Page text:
The statistics speak for themselves.
Vehicle occupants who buckle up are injured in just one of seven crashes and their chance of being killed is only one in 1,108. When motorists don’t wear seat belts, their risk of injury is one in three and the risk of being killed increases to one in 39.
For front-seat passengers, using seat belts reduces the risk of serious injury by 50 percent.
Through an annual survey of more than 100,000 vehicles statewide, the Missouri Department of Transportation found that about 76 percent of motorists use safety belts. The new data mark an increase in use of 3 percent from the previous year but remain under the national average of 79 percent.
Joyce Shaul, director of highway safety for the Transportation Department, said Missouri’s numbers continue to be too low.
“Missouri’s current safety-belt law contributes to low belt use,” she said.
Missouri has secondary seat-belt laws for adults, which means failing to use seat belts isn’t itself a violation unless another traffic offense is committed. A primary seat-belt law would let police stop motorists and issue tickets for failing to buckle up.
According to federal statistics, ninety-four lives would be saved and 1,000 serious injuries prevented if Missouri had a primary safety belt law because of a predicted 11 percent increase in seat belt use.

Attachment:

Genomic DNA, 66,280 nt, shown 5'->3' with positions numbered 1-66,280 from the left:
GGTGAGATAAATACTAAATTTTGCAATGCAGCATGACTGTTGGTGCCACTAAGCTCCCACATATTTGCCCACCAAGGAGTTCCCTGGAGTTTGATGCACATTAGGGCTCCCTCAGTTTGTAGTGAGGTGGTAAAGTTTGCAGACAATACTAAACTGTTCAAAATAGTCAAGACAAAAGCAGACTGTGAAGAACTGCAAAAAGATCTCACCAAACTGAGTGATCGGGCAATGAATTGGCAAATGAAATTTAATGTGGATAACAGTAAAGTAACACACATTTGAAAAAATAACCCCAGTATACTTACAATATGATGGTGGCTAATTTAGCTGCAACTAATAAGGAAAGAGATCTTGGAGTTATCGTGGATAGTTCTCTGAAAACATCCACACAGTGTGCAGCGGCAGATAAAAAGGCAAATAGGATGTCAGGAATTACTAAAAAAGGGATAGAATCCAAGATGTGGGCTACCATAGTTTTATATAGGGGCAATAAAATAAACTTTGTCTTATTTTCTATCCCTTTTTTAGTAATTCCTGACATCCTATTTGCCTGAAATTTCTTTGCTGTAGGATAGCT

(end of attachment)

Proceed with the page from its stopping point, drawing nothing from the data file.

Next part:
Sgt. Tim Moriarty of the Columbia Police Department’s Traffic Unit said one reason people don’t use seat belts is that it makes them feel confined or uncomfortable. Some people don’t buckle up when they drive short distances or simply forget, he said.
Other times, people fear that they’ll be trapped in their vehicles, which Moriarty said only occurs one-half of 1 percent of the time.
Wearing seat belts would not only save lives, Moriarty said. He estimates that economic loss of not wearing seat belts in Missouri totaled more than $3 million in 2002.
“We should have the primary seat-belt law, not because we want to write a bunch of tickets but because we see the effects of people having accidents and not wearing the seat belt,” Moriarty said. “We would prefer that they do it voluntarily and make it a habit.”
A survey in Boone County last year indicated that 79.9 percent of vehicle occupants were using seat belts, compared to 80.8 percent in Callaway County and 72.2 percent in Camden County.
Sen. Jon Dolan, R-Lake St. Louis, chairman of the state Senate Transportation Committee, proposed legislation for a primary seat-belt law, but the bill failed to pass in the Missouri House of Representatives earlier this year.
Vicky Williams, senior operations specialist for the Transportation Department, said opponents of the legislation based their position on a desire for personal freedom.
“They argued that a primary law doesn’t allow people the opportunity to make the decision of whether to wear it or not,” she said.
Jackie Allen, an operations specialist for the Missouri Transporation Department, said the agency does many things throughout the year to promote the use of safety restraints by working with communities and law enforcement agencies. She said the aim is to increase awareness through media and advertisement campaigns such as “Click It or Ticket.” The last campaign was in May 2004.
“People in general don’t realize the importance of safety belts and how they function in a crash,” Allen said.